Critics point out that the latest scandal is far from Trump’s most harmful escapade. Trump’s record is full of controversies on the international stage, and unlike his now-infamous phone call with the Ukrainian leader, many of them are drenched in blood. His administration has backed the Saudi-led coalition in Yemen’s brutal war, and the U.N. has said the U.S., Britain and France may be complicit with war crimes committed against civilians there. Trump defended the Saudi crown even as it become increasingly clear that orders to kidnap, kill and dismember James Khashoggi, a Saudi journalist who wrote for the Washington Post, came from the top of the royal government.
Then there is the carnage of Trump’s military. U.S. airstrikes and attacks have contributed to a spike in civilian casualties in Afghanistan, where a U.S. drone strike reportedly killed at least 30 civilian farmers resting in a field earlier this month. Earlier this year, the U.N. warned that the U.S.-led coalition fighting ISIS in Syria was responsible for a high number of civilian casualties and may be guilty of war crimes.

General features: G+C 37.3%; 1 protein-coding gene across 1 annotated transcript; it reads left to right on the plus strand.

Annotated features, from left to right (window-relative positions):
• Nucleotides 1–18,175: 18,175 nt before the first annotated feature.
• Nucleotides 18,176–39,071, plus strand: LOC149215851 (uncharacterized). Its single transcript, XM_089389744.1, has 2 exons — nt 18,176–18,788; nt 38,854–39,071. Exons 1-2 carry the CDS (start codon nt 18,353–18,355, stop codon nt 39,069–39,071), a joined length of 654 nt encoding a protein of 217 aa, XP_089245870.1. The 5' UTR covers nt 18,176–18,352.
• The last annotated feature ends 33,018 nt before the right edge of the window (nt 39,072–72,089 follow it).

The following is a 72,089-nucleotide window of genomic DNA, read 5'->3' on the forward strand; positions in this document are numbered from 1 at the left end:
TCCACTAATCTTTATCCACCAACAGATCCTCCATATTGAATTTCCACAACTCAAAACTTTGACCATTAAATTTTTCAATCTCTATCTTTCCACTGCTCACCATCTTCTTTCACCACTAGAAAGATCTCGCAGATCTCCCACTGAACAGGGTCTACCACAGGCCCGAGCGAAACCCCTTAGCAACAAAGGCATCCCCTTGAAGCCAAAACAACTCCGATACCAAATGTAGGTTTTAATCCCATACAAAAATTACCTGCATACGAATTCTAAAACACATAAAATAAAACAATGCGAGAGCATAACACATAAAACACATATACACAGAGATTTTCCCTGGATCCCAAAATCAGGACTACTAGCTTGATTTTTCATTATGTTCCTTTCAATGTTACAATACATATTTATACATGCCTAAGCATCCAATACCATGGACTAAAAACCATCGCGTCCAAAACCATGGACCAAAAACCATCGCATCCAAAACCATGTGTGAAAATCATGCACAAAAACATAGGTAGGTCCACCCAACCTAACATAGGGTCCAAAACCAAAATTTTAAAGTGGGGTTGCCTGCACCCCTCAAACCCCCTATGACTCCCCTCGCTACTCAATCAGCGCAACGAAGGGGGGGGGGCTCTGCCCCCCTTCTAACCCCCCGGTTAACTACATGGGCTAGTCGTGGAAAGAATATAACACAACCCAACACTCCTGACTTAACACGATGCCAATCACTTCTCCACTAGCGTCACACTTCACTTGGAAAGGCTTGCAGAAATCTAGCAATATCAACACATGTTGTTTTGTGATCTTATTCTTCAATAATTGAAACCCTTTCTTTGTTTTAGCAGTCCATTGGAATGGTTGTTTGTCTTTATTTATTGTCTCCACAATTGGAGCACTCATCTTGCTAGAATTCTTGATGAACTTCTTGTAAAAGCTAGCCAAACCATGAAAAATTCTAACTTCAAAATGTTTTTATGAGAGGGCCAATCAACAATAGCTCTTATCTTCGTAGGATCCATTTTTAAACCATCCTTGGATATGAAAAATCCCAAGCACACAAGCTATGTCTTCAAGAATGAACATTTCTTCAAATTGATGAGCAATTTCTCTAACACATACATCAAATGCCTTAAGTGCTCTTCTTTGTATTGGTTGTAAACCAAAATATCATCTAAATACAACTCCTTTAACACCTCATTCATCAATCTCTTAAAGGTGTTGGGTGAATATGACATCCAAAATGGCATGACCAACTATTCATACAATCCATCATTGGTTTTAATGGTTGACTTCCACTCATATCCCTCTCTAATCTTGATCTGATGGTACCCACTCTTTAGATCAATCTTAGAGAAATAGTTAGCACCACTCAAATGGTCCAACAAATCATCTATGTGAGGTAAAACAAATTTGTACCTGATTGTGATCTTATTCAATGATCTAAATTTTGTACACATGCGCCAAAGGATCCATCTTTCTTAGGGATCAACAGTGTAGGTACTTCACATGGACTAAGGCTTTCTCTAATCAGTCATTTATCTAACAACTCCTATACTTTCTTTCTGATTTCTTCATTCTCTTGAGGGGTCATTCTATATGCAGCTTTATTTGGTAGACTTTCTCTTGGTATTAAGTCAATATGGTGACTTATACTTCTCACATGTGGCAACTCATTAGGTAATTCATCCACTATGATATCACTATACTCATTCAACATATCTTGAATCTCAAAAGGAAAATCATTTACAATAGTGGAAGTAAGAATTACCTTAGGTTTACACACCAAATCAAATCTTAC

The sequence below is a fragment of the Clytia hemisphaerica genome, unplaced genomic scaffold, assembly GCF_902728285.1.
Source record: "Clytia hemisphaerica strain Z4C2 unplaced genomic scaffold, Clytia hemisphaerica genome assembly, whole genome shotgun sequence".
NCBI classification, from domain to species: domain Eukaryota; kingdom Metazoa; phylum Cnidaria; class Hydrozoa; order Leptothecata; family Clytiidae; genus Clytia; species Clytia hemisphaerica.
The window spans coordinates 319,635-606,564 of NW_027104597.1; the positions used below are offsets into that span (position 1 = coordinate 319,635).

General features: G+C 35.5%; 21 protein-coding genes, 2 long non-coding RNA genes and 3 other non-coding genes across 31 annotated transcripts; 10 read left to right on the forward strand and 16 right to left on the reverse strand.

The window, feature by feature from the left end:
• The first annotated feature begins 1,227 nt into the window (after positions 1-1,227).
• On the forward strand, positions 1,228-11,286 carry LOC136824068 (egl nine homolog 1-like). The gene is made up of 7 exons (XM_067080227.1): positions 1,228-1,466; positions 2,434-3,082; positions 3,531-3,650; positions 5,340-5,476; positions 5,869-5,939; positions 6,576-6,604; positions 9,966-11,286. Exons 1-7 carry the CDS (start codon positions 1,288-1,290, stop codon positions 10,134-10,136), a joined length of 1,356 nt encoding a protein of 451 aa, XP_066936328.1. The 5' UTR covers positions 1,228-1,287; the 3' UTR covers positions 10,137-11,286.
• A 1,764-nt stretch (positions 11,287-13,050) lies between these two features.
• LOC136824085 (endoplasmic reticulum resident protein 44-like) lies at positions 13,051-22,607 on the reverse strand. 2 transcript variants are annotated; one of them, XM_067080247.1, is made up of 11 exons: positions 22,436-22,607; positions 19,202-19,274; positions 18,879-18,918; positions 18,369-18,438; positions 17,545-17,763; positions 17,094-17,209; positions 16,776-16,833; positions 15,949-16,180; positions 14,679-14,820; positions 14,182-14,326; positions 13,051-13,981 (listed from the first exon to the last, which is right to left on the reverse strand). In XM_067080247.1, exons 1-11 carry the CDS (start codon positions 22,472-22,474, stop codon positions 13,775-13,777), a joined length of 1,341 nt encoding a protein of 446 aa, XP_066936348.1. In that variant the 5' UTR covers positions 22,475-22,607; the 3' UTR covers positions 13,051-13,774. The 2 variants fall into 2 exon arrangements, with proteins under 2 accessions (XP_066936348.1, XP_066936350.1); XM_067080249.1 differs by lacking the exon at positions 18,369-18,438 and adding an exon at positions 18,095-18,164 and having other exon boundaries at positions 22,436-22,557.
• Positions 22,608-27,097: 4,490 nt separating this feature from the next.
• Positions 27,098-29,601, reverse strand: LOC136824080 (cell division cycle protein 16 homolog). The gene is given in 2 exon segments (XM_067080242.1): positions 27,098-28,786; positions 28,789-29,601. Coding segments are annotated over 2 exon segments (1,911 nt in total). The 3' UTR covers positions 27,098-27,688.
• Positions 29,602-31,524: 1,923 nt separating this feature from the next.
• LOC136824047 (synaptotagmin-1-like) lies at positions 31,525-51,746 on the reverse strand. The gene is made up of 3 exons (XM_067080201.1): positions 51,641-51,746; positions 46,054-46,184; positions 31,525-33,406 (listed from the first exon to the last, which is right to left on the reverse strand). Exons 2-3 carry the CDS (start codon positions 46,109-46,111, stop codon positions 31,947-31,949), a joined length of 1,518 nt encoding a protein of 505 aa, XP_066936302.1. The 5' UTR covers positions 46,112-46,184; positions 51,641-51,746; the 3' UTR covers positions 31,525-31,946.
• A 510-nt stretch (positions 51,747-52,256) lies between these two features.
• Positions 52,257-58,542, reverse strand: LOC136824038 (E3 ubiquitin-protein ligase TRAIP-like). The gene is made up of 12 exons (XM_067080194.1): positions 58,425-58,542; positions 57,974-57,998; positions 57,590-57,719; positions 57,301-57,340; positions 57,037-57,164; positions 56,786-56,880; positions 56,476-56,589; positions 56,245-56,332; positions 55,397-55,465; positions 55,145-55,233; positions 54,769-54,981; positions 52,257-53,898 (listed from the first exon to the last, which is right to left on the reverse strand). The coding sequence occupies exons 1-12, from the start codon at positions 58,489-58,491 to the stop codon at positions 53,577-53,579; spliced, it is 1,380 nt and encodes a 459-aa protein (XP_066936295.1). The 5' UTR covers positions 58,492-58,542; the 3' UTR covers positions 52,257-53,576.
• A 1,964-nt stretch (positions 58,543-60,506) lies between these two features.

Of course, Trump did not initiate the U.S.’s involvement in these conflicts, but he is the military’s commander-in-chief. He frequently boasts about U.S. military might, and his saber-rattling has stoked fears that the U.S. could plunge into war with both Iran and Venezuela. His decision to back out of the Iran nuclear deal and place “maximum pressure” on Iran and its economy has only heightened tensions with the major oil producer, and brought us to the brink of war.